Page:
Page 127 - Jewish Book Annual Volume 54

Basic HTML Version

Marcia
Fifty Years ofJewish
Posner
Children’s Books in the
Jewish Book Annual
1 9 4 2 - 1 9 5 2
FORETASTE OF JEWI SH CHI LDREN’S LITERATURE
I learned about Jewish children’s books when I volunteered to
start a Jewish children’s library for my synagogue in 1958.1had no
idea whether there were enough children’s books with Jewish con­
tent to stock such a library. In addition to publishers’ catalogs and
visits to jobbers of Jewish books, I was advised to consult the chil­
dren’s bibliographies in the
Jewish BookAnnual.
That was a pivotal
moment in my life, and I have been “hooked” on Jewish children’s
books and the
Jewish BookAnnual
ever since.
The first time that an article on English language Jewish chil­
dren’s literature appeared in the
Jewish BookAnnual
was Volume 5
(5707-1946/47) when Fannie Goldstein, a children’s librarian in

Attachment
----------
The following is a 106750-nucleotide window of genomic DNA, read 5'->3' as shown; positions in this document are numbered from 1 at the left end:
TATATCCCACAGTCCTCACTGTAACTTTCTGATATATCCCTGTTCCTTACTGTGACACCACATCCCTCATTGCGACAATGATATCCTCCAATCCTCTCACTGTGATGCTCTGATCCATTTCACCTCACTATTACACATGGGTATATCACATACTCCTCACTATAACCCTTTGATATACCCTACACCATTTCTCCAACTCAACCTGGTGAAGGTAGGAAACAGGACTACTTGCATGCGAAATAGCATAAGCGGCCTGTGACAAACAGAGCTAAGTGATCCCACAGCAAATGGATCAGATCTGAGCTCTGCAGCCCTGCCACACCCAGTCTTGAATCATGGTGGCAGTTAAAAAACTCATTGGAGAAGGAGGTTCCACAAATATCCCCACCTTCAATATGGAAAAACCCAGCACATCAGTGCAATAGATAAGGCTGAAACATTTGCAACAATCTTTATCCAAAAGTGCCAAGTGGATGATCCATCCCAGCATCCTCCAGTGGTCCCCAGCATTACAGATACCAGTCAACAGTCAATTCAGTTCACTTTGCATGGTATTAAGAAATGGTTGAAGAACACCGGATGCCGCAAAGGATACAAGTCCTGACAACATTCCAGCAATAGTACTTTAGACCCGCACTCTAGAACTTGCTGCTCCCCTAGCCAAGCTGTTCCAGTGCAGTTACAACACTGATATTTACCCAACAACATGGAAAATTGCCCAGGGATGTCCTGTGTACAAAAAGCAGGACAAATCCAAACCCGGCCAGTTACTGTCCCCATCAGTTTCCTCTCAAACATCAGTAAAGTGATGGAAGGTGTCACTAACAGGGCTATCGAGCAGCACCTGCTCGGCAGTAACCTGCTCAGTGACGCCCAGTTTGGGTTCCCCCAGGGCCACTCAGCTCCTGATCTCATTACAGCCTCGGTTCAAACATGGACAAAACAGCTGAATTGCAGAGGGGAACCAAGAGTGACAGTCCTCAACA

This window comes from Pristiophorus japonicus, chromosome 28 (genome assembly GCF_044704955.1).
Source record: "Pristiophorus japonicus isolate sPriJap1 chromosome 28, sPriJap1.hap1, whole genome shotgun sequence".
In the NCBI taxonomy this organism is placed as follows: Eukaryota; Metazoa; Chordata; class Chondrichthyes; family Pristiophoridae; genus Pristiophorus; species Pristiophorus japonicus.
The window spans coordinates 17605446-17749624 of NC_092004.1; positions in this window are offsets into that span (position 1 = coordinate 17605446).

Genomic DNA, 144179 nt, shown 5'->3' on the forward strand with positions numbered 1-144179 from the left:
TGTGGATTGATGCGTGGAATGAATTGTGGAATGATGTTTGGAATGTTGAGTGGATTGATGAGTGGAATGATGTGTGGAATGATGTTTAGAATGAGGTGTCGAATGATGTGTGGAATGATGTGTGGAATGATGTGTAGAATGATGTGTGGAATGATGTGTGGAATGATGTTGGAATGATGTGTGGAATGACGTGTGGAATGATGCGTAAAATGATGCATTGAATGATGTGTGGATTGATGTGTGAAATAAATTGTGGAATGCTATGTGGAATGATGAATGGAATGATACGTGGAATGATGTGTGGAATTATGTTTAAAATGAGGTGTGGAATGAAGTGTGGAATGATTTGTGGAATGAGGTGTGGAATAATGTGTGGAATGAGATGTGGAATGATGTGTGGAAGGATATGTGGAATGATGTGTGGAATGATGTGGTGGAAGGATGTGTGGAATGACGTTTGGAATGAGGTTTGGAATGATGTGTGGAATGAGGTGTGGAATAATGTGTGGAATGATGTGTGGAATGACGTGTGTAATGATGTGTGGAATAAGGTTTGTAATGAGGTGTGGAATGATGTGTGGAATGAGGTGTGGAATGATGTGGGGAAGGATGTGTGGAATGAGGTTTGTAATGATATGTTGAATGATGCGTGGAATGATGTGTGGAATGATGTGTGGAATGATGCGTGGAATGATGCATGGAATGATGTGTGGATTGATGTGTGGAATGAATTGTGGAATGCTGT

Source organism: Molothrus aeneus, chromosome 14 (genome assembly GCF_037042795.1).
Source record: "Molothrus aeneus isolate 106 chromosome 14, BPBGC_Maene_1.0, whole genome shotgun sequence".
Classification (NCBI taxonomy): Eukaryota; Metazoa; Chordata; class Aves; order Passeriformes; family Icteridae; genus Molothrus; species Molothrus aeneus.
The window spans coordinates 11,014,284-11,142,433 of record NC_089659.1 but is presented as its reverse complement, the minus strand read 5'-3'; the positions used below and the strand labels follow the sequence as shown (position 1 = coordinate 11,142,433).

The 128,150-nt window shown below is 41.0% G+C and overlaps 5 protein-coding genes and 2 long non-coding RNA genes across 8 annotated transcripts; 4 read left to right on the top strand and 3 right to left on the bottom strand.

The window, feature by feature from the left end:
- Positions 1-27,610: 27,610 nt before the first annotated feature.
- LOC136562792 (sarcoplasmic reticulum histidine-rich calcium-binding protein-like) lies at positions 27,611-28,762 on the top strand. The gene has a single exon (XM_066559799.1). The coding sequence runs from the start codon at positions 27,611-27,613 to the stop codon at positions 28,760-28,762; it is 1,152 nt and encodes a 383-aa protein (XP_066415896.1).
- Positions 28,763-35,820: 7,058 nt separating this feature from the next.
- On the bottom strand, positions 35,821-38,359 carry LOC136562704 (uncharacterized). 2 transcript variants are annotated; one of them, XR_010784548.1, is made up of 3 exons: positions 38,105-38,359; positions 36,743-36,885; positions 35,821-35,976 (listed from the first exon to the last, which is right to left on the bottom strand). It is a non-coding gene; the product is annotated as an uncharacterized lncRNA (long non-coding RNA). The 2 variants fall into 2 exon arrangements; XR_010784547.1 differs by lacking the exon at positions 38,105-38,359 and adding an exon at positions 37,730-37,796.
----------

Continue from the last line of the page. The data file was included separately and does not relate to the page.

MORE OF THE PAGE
the Boston Public Library, wrote “The Jewish Child in Bookland,”
which included a long bibliography, “The Jewish Child’s Book­
shelf.”1It contained books published prior to 1946, making it pos­
sible to gain a perspective on Jewish children’s English language
publishing up to that time. In addition to titles about the Jewish re­
ligion, Bible, and legends, some good non-fiction works were list­
ed, including titles by Shulamith Ish-Kishor, Elma Ehrlich
Levinger, Howard Fast, and Solomon Simon’s version of
The Wise
1.
Volume 1 o f the
Jewish Book Annual
(5703-1942/43) had Chaim Grant’s
Yiddish language article, “Appropriate Days for Presenting Children with Book
Gifts,” while Volume 3 (5705-1944/45) contained Yudel Mark’s “Yiddish Juvenile
Literature,” and Volume 4 (5706-1645/46), Eliezer Friedland’s Hebrew language
article “Children’s Literature in Palestine.”